11th January 2018
Crown Court Solicitors
Criminal cases in England and Wales can be heard either in the Magistrates Court or the Crown Court. Although every case starts in the Magistrates the most serious matters will be referred to the Crown Court by the Magistrates. In some cases representations can be made about which court should hear the case and in some you will have the right to chose, or “elect” which court hears your case. These are very important decisions.
At Cartwright King, we acknowledge your legal right to be represented to the highest standard whichever court hears your case. Most of our advocates are qualified to appear before both courts and best placed to advise you about the issues that may arise.
Our Barristers and Solicitors are available to take on your case and provide you with the professional representation needed which you would be wise to seek at the earliest opportunity. We make it a priority to provide our clients with professional legal representation from the outset and guide you through the legal proceedings, building a strong defence for you in the process.
Initial telephone consultation and Legal Aid
Our highly skilled Criminal Defence team are here to take the worry off your hands. Please call us on 0808 168 5550 or email email@example.com and we can arrange an initial telephone consultation to see how we can assist in your case. If after the initial consultation you decide to use our services, we can deter whether you are eligible for legal aid or must pay on a private fee paying basis.
At Cartwright King our experienced lawyers will always advise you whether or not Legal Aid is available to fund your defence.
In order to be eligible you have to be able to pass two tests;
- First you must show that it is in the interests of justice that Legal Aid be granted to you. This might be because to establish your case will involve expert cross examination of witnesses by our lawyers, or because you are at risk of imprisonment, or that you suffer from some disability.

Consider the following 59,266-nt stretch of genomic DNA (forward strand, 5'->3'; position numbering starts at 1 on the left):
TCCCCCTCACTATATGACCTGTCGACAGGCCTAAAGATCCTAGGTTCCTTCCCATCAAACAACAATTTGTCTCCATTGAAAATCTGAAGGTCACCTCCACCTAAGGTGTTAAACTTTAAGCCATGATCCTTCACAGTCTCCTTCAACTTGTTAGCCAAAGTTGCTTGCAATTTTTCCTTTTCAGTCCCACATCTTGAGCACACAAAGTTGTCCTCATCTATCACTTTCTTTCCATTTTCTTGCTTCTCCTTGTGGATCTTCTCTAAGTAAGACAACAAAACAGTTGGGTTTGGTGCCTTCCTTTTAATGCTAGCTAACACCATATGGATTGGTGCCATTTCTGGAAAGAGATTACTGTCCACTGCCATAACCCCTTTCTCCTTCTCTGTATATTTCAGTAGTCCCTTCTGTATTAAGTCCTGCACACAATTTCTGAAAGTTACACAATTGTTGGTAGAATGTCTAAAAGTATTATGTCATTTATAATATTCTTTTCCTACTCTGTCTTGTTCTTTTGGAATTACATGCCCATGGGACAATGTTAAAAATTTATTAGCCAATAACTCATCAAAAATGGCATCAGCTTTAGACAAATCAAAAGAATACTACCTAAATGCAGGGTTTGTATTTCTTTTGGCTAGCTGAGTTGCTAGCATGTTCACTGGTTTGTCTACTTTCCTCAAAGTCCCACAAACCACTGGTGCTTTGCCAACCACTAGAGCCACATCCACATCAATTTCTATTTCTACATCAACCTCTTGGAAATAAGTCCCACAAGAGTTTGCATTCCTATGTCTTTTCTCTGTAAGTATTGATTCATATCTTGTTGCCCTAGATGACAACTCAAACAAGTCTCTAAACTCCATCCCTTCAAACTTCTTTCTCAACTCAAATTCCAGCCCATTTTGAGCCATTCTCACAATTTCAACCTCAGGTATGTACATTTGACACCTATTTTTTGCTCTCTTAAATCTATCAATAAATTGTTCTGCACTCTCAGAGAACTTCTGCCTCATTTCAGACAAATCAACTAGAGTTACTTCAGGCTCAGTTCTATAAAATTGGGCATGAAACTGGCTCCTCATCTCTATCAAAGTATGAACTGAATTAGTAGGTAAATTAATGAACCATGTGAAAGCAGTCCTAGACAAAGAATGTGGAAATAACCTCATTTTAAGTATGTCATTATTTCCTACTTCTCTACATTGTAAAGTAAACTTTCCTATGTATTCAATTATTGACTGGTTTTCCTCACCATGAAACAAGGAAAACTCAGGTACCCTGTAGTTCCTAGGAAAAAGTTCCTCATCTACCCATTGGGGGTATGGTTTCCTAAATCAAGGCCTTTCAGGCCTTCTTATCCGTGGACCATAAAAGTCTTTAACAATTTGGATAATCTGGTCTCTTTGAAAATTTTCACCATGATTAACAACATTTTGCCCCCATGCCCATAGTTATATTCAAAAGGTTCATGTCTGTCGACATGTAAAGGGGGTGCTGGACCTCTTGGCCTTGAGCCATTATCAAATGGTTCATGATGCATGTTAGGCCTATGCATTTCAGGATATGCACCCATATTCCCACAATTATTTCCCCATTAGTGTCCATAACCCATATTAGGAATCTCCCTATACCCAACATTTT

- Secondly you must pass a means test. This is based on the weekly income of yourself and your partner. There are slightly different rules depending on whether your case is to be heard at the Magistrates or Crown Court and the provisions are complex but we are happy to take your details and advise whether you might qualify.
If unfortunately you do not qualify for Legal Aid we will always provide a competitive quotation to deal with your case on a private basis and can agree a payment plan with you to assist you and your family secure the best possible representation for you.
What is the Crown Court?
The Crown Court deals with Criminal cases referred to it from the Magistrates. In the Crown Court cases are heard by a Judge sitting with a jury of 12 people. In the Magistrates the case will be decided by 3 magistrates or a District Judge sitting alone. This can happen in various ways;
Indictable offences (those that can only be heard in a Crown Court) - These are the most serious offences, murder, rape, wounding with intent and conspiracies are examples.
‘Either way offences’ - These are offences which the law says can be heard in either court. The Magistrates will decide if the facts are such that their sentencing powers would be adequate. They will also consider if there are any complex or public policy issues that might mean the case should be heard in the Crown Court. If they decide to keep the case you may still have the right to elect (choose) to have your case heard in the Crown Court.
Those who are committed to the Crown Court for sentence - If Magistrates begin to hear your case they can decide that their sentencing powers are insufficient and commit your case to a Judge at the Crown Court to sentence you. This will usually be where they think a sentence of more than 6 months is needed.